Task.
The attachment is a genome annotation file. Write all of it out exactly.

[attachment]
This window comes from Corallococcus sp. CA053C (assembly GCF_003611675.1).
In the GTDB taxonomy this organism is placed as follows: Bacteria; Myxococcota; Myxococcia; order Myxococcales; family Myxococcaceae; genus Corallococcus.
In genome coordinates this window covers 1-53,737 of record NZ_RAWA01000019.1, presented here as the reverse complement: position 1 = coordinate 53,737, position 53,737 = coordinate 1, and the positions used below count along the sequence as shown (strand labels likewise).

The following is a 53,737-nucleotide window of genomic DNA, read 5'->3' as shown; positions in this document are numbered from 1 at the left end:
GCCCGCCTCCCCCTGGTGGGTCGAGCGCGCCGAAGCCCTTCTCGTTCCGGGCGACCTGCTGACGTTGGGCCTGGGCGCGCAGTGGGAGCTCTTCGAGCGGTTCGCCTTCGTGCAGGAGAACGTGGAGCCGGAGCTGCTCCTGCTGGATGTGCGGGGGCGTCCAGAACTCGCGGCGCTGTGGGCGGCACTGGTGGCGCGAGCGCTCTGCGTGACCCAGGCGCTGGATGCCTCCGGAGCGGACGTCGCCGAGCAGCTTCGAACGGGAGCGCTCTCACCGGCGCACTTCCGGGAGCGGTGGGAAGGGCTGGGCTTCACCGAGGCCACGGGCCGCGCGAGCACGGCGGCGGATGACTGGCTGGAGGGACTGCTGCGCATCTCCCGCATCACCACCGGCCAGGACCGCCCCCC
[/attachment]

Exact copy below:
This window comes from Corallococcus sp. CA053C (assembly GCF_003611675.1).
In the GTDB taxonomy this organism is placed as follows: Bacteria; Myxococcota; Myxococcia; order Myxococcales; family Myxococcaceae; genus Corallococcus.
In genome coordinates this window covers 1-53,737 of record NZ_RAWA01000019.1, presented here as the reverse complement: position 1 = coordinate 53,737, position 53,737 = coordinate 1, and the positions used below count along the sequence as shown (strand labels likewise).

The following is a 53,737-nucleotide window of genomic DNA, read 5'->3' as shown; positions in this document are numbered from 1 at the left end:
GCCCGCCTCCCCCTGGTGGGTCGAGCGCGCCGAAGCCCTTCTCGTTCCGGGCGACCTGCTGACGTTGGGCCTGGGCGCGCAGTGGGAGCTCTTCGAGCGGTTCGCCTTCGTGCAGGAGAACGTGGAGCCGGAGCTGCTCCTGCTGGATGTGCGGGGGCGTCCAGAACTCGCGGCGCTGTGGGCGGCACTGGTGGCGCGAGCGCTCTGCGTGACCCAGGCGCTGGATGCCTCCGGAGCGGACGTCGCCGAGCAGCTTCGAACGGGAGCGCTCTCACCGGCGCACTTCCGGGAGCGGTGGGAAGGGCTGGGCTTCACCGAGGCCACGGGCCGCGCGAGCACGGCGGCGGATGACTGGCTGGAGGGACTGCTGCGCATCTCCCGCATCACCACCGGCCAGGACCGCCCCCC